All of the efforts of the Jamestown Rediscovery archaeologists are focused on the cellar of a fort-period building just inside the eastern palisade wall line. Excavations on the southwestern end of the cellar have revealed the presence of a set of earthen steps descending from the ground level above. An assortment of early-17th-century artifacts have been excavated from the cellar and more are sure to come as the archaeologists still have several feet of soil to remove before reaching the bottom.
In spite of temperature readings hovering near triple digits, the Jamestown Rediscovery archaeological team has been busy excavating a substantial fort-period cellar inside James Fort. The wall closest and parallel to the fort's eastern palisade wall is partially brick-lined. The cellar's northwestern wall has been found but it has no bricks. It is unknown if this wall was never brick-lined, or if its bricks were removed later for another construction project. Excavations at the southwestern end of the cellar have revealed a series of steps made out of soil that descend from the ground level above. Probing of the soil indicates that the bottom of the cellar is still several feet below the layer that the archaeologists are currently excavating.
Artifacts are steadily being discovered as excavations continue to give form to the cellar. A shot mold -- a two handled tool used to create musket balls out of molten lead -- was found in the cellar. This is just the latest in a series of shot molds that have been found by the Jamestown Rediscovery team over the years. A silver Elizabethan sixpence also turned up in the cellar. It dates to 1565 and has been nearly clipped in half. Clipping silver and gold coinage as a way of making change was commonly practiced during this time as coins were made to be worth their weight in the precious metals.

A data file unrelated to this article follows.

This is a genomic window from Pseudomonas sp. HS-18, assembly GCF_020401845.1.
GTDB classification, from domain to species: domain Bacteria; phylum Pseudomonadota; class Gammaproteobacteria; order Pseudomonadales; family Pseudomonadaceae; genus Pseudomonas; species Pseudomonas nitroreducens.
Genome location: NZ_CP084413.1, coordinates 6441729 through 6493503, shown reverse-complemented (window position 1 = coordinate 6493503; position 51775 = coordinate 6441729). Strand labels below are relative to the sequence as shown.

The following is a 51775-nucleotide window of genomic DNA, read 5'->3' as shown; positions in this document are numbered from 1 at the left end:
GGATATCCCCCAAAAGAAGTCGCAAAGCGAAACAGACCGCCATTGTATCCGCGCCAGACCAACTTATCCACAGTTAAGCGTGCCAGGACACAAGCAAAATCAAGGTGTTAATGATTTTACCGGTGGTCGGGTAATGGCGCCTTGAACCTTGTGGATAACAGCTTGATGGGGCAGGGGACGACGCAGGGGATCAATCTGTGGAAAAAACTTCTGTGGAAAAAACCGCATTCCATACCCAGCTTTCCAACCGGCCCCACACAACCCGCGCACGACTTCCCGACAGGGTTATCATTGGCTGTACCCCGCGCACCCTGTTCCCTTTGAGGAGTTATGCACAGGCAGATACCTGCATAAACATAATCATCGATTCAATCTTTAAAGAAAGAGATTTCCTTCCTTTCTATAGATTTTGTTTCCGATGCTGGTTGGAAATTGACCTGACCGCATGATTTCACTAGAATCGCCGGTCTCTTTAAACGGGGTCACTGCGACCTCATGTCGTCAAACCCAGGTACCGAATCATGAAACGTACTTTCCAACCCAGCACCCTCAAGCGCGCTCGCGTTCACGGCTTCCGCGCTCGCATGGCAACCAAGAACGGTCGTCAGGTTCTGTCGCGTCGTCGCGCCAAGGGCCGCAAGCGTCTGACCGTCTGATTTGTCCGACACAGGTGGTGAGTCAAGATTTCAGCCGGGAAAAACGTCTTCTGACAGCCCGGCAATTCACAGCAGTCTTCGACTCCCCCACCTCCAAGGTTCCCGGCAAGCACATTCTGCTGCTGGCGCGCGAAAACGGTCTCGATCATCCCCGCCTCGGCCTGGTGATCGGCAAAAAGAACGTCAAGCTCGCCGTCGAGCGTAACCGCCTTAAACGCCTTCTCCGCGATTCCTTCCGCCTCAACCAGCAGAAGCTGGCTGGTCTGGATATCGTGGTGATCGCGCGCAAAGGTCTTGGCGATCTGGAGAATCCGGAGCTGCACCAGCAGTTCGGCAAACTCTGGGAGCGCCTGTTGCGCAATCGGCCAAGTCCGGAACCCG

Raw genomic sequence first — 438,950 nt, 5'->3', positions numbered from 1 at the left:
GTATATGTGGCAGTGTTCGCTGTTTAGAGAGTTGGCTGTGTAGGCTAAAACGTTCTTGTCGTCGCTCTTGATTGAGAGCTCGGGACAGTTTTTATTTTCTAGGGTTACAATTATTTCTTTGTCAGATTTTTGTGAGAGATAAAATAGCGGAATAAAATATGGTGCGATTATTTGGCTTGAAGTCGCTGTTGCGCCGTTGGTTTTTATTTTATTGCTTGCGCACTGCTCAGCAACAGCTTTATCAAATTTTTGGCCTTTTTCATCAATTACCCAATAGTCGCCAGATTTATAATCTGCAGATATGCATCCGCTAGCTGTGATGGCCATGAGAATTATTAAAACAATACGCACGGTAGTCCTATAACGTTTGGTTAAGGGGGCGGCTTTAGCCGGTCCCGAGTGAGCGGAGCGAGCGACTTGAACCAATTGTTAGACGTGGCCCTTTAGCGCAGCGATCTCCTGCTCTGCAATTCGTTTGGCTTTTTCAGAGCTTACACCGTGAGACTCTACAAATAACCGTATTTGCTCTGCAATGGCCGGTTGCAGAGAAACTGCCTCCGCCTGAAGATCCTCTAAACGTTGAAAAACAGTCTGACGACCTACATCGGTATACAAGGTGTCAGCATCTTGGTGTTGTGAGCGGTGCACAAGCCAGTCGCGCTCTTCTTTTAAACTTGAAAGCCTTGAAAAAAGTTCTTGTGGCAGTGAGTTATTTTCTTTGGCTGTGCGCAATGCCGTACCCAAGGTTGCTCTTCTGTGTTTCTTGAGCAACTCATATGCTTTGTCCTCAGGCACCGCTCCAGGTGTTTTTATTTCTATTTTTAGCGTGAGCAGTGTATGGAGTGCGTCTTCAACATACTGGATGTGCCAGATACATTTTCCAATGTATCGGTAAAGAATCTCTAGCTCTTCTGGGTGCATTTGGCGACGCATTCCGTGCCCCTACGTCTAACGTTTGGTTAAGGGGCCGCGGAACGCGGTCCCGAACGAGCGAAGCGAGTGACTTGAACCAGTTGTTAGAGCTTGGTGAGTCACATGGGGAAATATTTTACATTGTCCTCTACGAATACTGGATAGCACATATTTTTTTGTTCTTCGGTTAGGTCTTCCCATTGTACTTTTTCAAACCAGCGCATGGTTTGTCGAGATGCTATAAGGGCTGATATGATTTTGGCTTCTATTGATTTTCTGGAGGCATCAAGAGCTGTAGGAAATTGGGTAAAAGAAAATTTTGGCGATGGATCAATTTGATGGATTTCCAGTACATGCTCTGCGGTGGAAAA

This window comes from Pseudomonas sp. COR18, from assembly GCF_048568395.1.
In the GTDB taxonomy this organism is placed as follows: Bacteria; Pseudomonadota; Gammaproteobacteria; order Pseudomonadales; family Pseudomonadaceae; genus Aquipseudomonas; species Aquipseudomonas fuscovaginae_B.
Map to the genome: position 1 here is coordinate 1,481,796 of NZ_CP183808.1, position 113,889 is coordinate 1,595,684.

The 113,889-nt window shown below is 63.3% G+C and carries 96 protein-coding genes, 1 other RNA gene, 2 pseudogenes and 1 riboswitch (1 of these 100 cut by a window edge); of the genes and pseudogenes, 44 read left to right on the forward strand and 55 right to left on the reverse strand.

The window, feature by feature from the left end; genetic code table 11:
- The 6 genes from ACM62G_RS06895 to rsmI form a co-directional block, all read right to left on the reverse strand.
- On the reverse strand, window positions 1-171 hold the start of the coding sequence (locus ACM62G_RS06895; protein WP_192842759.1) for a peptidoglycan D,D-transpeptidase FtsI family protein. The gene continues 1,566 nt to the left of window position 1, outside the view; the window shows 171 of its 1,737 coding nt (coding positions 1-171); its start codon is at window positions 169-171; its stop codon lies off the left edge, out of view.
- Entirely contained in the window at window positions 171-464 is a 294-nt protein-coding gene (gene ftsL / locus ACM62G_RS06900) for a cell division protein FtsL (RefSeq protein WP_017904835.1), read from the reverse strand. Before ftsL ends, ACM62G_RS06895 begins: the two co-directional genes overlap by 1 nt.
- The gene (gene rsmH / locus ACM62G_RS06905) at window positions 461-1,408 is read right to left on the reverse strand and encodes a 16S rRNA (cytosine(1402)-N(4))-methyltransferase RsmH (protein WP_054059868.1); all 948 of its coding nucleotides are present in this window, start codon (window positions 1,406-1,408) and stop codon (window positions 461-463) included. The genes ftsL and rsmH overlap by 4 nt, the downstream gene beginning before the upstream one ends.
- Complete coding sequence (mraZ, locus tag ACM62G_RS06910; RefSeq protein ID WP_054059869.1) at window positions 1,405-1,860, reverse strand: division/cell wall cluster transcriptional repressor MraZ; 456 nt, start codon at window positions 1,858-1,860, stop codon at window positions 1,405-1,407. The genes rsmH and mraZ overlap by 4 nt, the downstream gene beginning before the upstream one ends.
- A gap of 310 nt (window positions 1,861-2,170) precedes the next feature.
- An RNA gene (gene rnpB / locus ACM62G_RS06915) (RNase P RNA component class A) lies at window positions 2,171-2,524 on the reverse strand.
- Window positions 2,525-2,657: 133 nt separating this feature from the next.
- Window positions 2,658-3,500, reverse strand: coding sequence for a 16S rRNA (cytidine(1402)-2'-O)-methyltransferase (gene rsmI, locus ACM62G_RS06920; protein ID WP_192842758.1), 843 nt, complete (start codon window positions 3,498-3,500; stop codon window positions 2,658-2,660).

A large goffering iron excavated from the cellar is currently undergoing conservation. Much of the rust has been removed to reveal its bullet-like shape and a hole for a handle in one end. Goffering irons were heated and used with starch to shape sleeves and the large ruffed collars that were fashionable in the 16th and 17th centuries. A lockplate to a matchlock musket and a semi-swept hilt to a rapier, both dating to around 1600, were found during the cellar excavations. The front part of a peascod-type breastplate was also found in the cellar. Its conservation is nearing completion. These are the latest pieces to be added to the substantial collection of military artifacts in the Historic Jamestowne collection, highlights of which can be viewed in the Archaearium.
Thousands of animal bones discovered in the cellar give us more insight into the diet of the early settlers. Pig bones make up a large portion of the find, but remains of other animals also turned up, including a duck bill and the jaw of a small rodent -- perhaps a rat.
One of the few gold objects found since the dig's beginning in 1994 was just found in the cellar. This artifact is a puzzle ring made out of three interlocking circles and bearing the imprint of a heart. According to Jamestown Rediscovery Curator Bly Straube, the heart impression probably indicates that the ring was given as a sign of love or as a wedding ring.
Efforts will continue to focus on the cellar in the weeks ahead. Further excavations will hopefully give the archaeologists a more defined picture of the size and shape of the cellar. Many more artifacts are sure to turn up during the process.